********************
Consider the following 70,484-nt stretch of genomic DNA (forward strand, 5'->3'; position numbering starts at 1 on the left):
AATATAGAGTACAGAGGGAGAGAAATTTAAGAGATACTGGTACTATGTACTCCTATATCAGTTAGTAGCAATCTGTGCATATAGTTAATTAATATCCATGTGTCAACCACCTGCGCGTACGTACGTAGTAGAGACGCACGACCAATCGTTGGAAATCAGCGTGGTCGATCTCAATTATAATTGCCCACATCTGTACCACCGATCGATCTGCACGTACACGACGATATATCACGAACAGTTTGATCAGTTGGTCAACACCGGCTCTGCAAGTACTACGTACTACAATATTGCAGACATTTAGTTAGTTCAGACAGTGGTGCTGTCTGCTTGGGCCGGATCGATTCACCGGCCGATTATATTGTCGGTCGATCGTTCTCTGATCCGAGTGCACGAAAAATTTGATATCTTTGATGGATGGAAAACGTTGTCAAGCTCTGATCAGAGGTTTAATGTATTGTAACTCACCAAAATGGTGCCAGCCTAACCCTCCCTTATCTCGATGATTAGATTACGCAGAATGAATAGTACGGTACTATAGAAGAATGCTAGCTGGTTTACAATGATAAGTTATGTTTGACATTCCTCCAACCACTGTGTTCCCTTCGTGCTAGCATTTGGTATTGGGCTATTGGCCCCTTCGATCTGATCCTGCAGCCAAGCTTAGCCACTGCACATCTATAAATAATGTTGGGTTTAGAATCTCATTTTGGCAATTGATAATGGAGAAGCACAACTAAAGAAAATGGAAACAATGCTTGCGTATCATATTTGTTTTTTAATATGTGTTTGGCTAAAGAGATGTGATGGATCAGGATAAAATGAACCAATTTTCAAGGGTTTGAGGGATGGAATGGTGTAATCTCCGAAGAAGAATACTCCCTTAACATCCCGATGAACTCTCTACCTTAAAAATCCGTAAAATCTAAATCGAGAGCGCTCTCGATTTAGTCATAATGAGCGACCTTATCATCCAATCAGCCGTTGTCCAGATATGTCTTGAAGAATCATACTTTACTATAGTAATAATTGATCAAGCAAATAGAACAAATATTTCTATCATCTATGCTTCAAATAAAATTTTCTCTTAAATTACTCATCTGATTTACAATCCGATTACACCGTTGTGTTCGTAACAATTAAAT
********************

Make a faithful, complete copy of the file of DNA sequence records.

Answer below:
Consider the following 70,484-nt stretch of genomic DNA (forward strand, 5'->3'; position numbering starts at 1 on the left):
AATATAGAGTACAGAGGGAGAGAAATTTAAGAGATACTGGTACTATGTACTCCTATATCAGTTAGTAGCAATCTGTGCATATAGTTAATTAATATCCATGTGTCAACCACCTGCGCGTACGTACGTAGTAGAGACGCACGACCAATCGTTGGAAATCAGCGTGGTCGATCTCAATTATAATTGCCCACATCTGTACCACCGATCGATCTGCACGTACACGACGATATATCACGAACAGTTTGATCAGTTGGTCAACACCGGCTCTGCAAGTACTACGTACTACAATATTGCAGACATTTAGTTAGTTCAGACAGTGGTGCTGTCTGCTTGGGCCGGATCGATTCACCGGCCGATTATATTGTCGGTCGATCGTTCTCTGATCCGAGTGCACGAAAAATTTGATATCTTTGATGGATGGAAAACGTTGTCAAGCTCTGATCAGAGGTTTAATGTATTGTAACTCACCAAAATGGTGCCAGCCTAACCCTCCCTTATCTCGATGATTAGATTACGCAGAATGAATAGTACGGTACTATAGAAGAATGCTAGCTGGTTTACAATGATAAGTTATGTTTGACATTCCTCCAACCACTGTGTTCCCTTCGTGCTAGCATTTGGTATTGGGCTATTGGCCCCTTCGATCTGATCCTGCAGCCAAGCTTAGCCACTGCACATCTATAAATAATGTTGGGTTTAGAATCTCATTTTGGCAATTGATAATGGAGAAGCACAACTAAAGAAAATGGAAACAATGCTTGCGTATCATATTTGTTTTTTAATATGTGTTTGGCTAAAGAGATGTGATGGATCAGGATAAAATGAACCAATTTTCAAGGGTTTGAGGGATGGAATGGTGTAATCTCCGAAGAAGAATACTCCCTTAACATCCCGATGAACTCTCTACCTTAAAAATCCGTAAAATCTAAATCGAGAGCGCTCTCGATTTAGTCATAATGAGCGACCTTATCATCCAATCAGCCGTTGTCCAGATATGTCTTGAAGAATCATACTTTACTATAGTAATAATTGATCAAGCAAATAGAACAAATATTTCTATCATCTATGCTTCAAATAAAATTTTCTCTTAAATTACTCATCTGATTTACAATCCGATTACACCGTTGTGTTCGTAACAATTAAAT